Unhelpful Help

I’m becoming obsessed with error messages. Working with web development frameworks and related tooling, I bump into lots of these, and as I’ve written before, it’s easy for them to go wrong. It’s also easy to brush off their imperfections and simply continue on my way. By arming myself with this checklist, I’m less likely to do that. Here’s my new error message testing checklist:

Does the error message point to the right problem?

This one’s a no-brainer. Simply put, does the error message match the error. This one points nowhere.

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Is the error message out-of-date?

We often re-use error messages across multiple versions of a product, but it can become out-of-date. For example, we might have an ASP.NET error message might reference a version of IIS, but that version of IIS might differ than the one shipped with a newer OS.

Is the error message easy to read?

A smaller than usual font might be used to pack a lot of information in a small amount of space. Or maybe there’s a poor choice of formatting. For example, you have a single large paragraph that could easily be broken up into easy to read bullet points.

Is the error message content appropriate for the setting in which it’s encountered?

Stack traces are often helpful, but only in the right context. An ASP.NET error stack trace is often valuable since it tells the user how *their* code triggered an error (e.g., passing a null value). This stack trace, presented in Visual Studio, is a counterexample. Maybe it’s an exception that should have been caught and re-thrown with a user friendly error message. Anyway, you get the idea.

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Should the error message include a link to more information?

If you need to display a lot of content and have limited space, you could include a link to a web page that has more details. This has an additional benefit since you can update the information web page without changing any product code. Here’s an example.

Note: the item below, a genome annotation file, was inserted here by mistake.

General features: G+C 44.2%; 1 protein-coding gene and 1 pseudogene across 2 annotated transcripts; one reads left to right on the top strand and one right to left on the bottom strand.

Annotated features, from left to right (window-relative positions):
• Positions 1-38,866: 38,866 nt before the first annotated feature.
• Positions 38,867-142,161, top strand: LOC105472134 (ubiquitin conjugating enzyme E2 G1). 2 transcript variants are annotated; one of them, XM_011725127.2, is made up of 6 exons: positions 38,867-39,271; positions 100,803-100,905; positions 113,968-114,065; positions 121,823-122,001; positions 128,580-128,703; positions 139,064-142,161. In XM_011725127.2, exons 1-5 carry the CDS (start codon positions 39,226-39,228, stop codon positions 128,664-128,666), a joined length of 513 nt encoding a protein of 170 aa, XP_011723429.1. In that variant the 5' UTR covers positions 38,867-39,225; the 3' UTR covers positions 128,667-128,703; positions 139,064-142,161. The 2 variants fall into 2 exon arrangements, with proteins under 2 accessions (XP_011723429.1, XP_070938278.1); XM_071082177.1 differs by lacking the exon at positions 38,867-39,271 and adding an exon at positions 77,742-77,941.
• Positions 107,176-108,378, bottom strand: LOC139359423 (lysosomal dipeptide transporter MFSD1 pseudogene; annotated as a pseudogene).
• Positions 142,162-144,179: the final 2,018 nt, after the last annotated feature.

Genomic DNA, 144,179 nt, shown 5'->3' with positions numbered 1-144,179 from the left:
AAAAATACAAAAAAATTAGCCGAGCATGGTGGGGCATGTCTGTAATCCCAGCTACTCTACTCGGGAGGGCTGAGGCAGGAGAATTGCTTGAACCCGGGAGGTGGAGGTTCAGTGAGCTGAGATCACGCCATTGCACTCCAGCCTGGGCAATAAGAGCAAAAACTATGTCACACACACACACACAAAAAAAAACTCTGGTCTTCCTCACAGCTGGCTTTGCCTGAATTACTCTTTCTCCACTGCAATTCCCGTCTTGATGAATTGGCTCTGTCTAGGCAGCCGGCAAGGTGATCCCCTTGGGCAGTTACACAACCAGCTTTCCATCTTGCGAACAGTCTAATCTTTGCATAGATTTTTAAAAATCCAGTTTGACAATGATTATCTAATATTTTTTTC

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Can the error message be easily copied?

In the dialog above, it’s not easy to highlight the link for copying. The trick is to select the dialog and press CTRL+C to get the contents. Probably not obvious to users. Making the link clickable directly from the dialog would have been event better.

Does the error message provide overwhelming detail?

Instead or providing individual error messages for individual error conditions, sometimes a single error message is used for a collection of error conditions. Here’s the error message when an ASP.NET automatic database creation step fails. It covers a number of possible reasons for the failure. I’m not saying this is a bad error message, but it’s a possible example of overwhelming detail.

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Is the error message ambiguous?

Looking at the error message below, which operation is it referring to? I might have specified more than one.

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Is the error message localizable?

Showing the same string regardless of OS language would be a mistake. It needs to be translated. With the .NET framework, we pull the text of error messages from resource files that are localized into different languages.

Does the error message require additional context to be understood?

This one was triggered only if in a previous dialog the user targeted their local machine for the “deployment action”. Looking at this error message in isolation, the connection isn’t obvious.

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Showing an error message to a co-worker unfamiliar with a feature is a great way to catch this.


So there you have it. A set of some additional checks you can use to better asses the quality of your error messages. Now if we could only prevent users from causing errors in the first place…

2 comments:

  1. Nice list.
    Have you seen the FAILURE mnemonic from Quality Frog ?
    http://www.questioningsoftware.com/2007/08/failure-usability.html

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  2. No, I hadn't seen that mnemonic before. It covers a number of great areas that I haven't. Thanks for sharing Phil.

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